The Golden State Warriors have been the team to beat in this era of basketball. Winning four of the last eight championships and making six of the last eight finals, Golden State has built a dynasty-level team that will always be remembered as one of the greatest units in league history. They were built through the draft, selecting Stephen Curry seventh overall in the 2009 draft, Klay Thompson 11th overall in the 2011 draft, and Draymond Green 35th overall in the 2012 draft. This has been the core three for Golden State over the past decade, and all three have grown and developed together into a Hall of Fame trio.
All three stars have exceeded expectations immensely compared to their expectations coming out of the draft. Many thought Curry would be a bust and find himself out of the league after one of two contracts. Instead, he’s turned into one of the greatest to ever do it, building himself a strong argument to be considered the greatest point guard in league history. Thompson was seen as a high-floor, low-ceiling 3-and-D wing, but he’s panned out to be the greatest 3-and-D player of all time with his all-time shooting combined with consistently elite defense. Green was seen as a defender at most coming out of his draft, and although his offensive game has never been of note, he’s developed into one of the best and highest IQ defenders of all time. He’s still no slack offensively, as he’s always been an elite passer and play initiator upon entering the league.
The Warriors have had other homegrown talents contribute to wins, however, these three are the core guys. It seems as if Golden State has found a way to replicate developing stars in the draft 10 years later, the perfect time considering their iconic big three is beginning to age swiftly. Jordan Poole, Jonathan Kuminga, Moses Moody, and James Wiseman are four youngsters with boatloads of potential. In Golden State’s system, there’s a good chance multiple of these players become stars. Poole is the most worthy player to note, as he tallied 18 points per game this past season, shooting 45% from the field and 36% from deep while dishing out four assists and becoming a more polished passer game by game.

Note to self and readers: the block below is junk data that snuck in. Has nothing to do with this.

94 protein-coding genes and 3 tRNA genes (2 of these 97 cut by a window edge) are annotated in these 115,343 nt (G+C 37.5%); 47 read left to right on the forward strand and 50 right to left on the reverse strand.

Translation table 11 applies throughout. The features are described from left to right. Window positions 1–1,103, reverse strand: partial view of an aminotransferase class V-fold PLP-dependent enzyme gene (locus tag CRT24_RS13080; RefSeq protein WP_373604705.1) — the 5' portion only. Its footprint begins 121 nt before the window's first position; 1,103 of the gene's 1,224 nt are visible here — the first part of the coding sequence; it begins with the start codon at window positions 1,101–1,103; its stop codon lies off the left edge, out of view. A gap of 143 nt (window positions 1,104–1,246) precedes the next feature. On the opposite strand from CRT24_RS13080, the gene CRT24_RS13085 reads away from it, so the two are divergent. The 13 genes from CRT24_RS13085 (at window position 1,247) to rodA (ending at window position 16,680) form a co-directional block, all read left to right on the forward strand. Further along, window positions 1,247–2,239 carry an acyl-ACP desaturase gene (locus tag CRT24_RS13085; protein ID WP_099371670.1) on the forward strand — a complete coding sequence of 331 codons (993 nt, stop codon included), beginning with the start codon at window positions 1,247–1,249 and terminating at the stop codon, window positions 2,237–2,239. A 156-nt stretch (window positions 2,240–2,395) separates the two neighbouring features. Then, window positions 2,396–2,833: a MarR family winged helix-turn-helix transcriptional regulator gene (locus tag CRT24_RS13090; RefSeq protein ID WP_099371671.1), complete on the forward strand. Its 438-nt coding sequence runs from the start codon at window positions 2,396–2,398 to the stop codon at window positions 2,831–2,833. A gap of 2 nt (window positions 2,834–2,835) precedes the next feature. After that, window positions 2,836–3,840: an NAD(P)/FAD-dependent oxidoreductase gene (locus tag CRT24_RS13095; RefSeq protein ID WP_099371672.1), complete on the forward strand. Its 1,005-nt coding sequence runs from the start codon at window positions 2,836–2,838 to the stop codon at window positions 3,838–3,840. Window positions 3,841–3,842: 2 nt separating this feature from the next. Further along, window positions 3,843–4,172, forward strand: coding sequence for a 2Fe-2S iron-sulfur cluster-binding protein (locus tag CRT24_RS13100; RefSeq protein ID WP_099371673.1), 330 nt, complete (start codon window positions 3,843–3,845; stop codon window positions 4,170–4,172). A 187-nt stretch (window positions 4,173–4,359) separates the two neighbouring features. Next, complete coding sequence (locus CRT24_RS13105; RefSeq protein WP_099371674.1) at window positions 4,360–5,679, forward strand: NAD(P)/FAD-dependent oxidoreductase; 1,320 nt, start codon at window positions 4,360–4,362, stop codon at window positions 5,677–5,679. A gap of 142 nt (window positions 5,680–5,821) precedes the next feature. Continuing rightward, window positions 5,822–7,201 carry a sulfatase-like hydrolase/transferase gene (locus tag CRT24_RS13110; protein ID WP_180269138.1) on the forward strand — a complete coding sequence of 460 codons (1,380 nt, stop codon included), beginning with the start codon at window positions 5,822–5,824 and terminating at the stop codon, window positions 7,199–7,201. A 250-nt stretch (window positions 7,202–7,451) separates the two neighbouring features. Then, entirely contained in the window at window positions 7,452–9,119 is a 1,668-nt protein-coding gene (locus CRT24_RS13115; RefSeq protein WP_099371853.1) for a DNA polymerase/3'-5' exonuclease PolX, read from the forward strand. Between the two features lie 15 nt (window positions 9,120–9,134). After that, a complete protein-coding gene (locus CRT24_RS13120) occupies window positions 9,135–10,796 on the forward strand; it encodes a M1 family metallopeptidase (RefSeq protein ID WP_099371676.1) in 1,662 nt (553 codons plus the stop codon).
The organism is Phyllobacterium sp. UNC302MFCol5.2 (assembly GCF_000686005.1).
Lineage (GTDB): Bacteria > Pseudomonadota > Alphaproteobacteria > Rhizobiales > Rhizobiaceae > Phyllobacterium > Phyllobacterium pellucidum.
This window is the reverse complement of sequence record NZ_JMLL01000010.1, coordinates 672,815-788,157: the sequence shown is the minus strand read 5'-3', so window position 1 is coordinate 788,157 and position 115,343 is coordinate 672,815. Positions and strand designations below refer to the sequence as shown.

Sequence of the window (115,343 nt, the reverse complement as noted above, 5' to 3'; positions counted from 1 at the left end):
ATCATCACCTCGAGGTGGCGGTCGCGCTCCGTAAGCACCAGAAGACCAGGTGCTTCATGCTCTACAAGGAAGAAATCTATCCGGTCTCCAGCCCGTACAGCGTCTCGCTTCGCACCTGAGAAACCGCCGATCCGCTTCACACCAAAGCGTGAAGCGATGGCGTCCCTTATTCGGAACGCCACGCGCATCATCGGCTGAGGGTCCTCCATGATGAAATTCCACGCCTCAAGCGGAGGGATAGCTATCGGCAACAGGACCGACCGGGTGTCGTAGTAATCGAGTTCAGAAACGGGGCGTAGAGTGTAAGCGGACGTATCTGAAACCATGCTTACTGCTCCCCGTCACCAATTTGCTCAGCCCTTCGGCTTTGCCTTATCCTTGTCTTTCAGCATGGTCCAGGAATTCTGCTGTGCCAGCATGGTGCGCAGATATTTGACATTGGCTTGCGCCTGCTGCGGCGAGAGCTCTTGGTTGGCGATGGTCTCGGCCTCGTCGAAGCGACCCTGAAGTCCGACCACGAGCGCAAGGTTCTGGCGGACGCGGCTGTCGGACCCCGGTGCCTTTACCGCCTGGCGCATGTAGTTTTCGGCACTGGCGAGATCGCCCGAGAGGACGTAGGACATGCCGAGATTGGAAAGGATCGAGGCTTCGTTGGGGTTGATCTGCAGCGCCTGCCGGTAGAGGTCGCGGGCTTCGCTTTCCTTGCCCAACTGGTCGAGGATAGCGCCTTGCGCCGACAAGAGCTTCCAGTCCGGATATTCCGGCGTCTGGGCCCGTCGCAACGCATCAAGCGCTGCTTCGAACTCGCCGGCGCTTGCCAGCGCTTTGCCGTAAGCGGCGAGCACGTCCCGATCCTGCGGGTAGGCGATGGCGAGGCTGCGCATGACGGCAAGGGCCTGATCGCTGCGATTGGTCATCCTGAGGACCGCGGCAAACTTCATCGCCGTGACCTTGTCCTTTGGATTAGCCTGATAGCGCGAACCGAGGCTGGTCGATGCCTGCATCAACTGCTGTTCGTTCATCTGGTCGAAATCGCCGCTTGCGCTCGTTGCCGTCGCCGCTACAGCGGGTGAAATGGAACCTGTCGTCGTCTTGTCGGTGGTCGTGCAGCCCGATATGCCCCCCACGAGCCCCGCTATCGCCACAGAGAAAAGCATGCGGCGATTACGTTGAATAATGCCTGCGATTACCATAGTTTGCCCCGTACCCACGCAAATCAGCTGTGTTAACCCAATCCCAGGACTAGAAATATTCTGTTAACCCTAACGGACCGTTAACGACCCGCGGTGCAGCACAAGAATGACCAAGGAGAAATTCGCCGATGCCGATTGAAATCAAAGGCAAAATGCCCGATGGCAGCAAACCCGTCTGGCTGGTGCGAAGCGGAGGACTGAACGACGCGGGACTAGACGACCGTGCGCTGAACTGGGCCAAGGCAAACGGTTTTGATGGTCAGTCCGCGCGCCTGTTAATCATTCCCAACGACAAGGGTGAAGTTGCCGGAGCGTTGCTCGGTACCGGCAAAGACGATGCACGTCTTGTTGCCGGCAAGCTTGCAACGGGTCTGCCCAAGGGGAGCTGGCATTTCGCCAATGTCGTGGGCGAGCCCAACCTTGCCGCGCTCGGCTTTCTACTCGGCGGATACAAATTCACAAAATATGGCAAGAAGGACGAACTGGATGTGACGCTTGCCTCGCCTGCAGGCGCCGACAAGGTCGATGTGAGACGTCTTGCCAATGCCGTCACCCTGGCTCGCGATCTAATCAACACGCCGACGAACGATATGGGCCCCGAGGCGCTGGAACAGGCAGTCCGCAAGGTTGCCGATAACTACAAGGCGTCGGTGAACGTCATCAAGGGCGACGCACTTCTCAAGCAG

Golden State has one more key player in town, and that comes in the form of Andrew Wiggins. Wiggins was a revelation in the playoffs, especially in the Western Conference Finals and NBA Finals when it mattered most. Wiggins was touted as the next Kobe Bryant coming into the 2014 NBA draft, and although he’s come nothing close to that, he’s carved out a more than successful career. Despite a rocky start with the Minnesota Timberwolves where he couldn’t find a role for himself, Golden State was able to mold a role for him in the system to be effective. They had Wiggins do everything; from hitting threes and slashing to the rim, to rebounding the ball at a high rate, to picking up the best offensive player on the opposition defensively. Wiggins has developed into Golden State’s second most important player, slowly but surely.
With Golden State being so deep, it eventually creates a dilemma. There are too many good players on this roster, and with that, there’s not enough cap space to give everyone the money they deserve. Going into the next offseason, all three of Wiggins, Green, and Poole become free agents, and there simply won’t be enough available cap space to retain all three with Curry and Thompson making max money.
Golden State can throw two of the three max money, but in this case, it means sacrificing one. It might be hard for Warriors fans to let him go, and it may be hard to see him put on a new jersey, but they should easily let Green be the one to find a new home next offseason.
As much as he’s done for the franchise and as much as he can continue to do for them, he’s the easy pick to let walk. Green will be 33 years old by next summer, and he’ll still have one or two more years with All-Star level impact, but Green may crumble as a player fast into his mid-30s. Not only is he the oldest of all three, but he’s in the worst shape of all three as well. This, combined with his lack of a scoring or shooting game, will hurt his longevity tremendously. He’ll always have a spot on an NBA roster up until his 40s simply due to his all-time IQ and elite passing, which are two things that will never go away. However, when his defense regresses, it will likely regress rather fast, and it’d be way more logical for Golden State to pay Poole and Wiggins over him.
Wiggins is already taking over as Golden State’s primary “glue guy” as we speak, and at times, Poole looks like a junior Curry. Each will have an impact on Golden State for much longer than Green in the long-term future, so if Green is solely focused on making as much money as possible late into his career, he’s the odd man out in this situation.
Regardless, this doesn’t make for an easy decision. Golden State could easily go the wrong route and let the wrong guy go, and a lot of this depends on potential contracts. However, if one has to walk, it should be Green.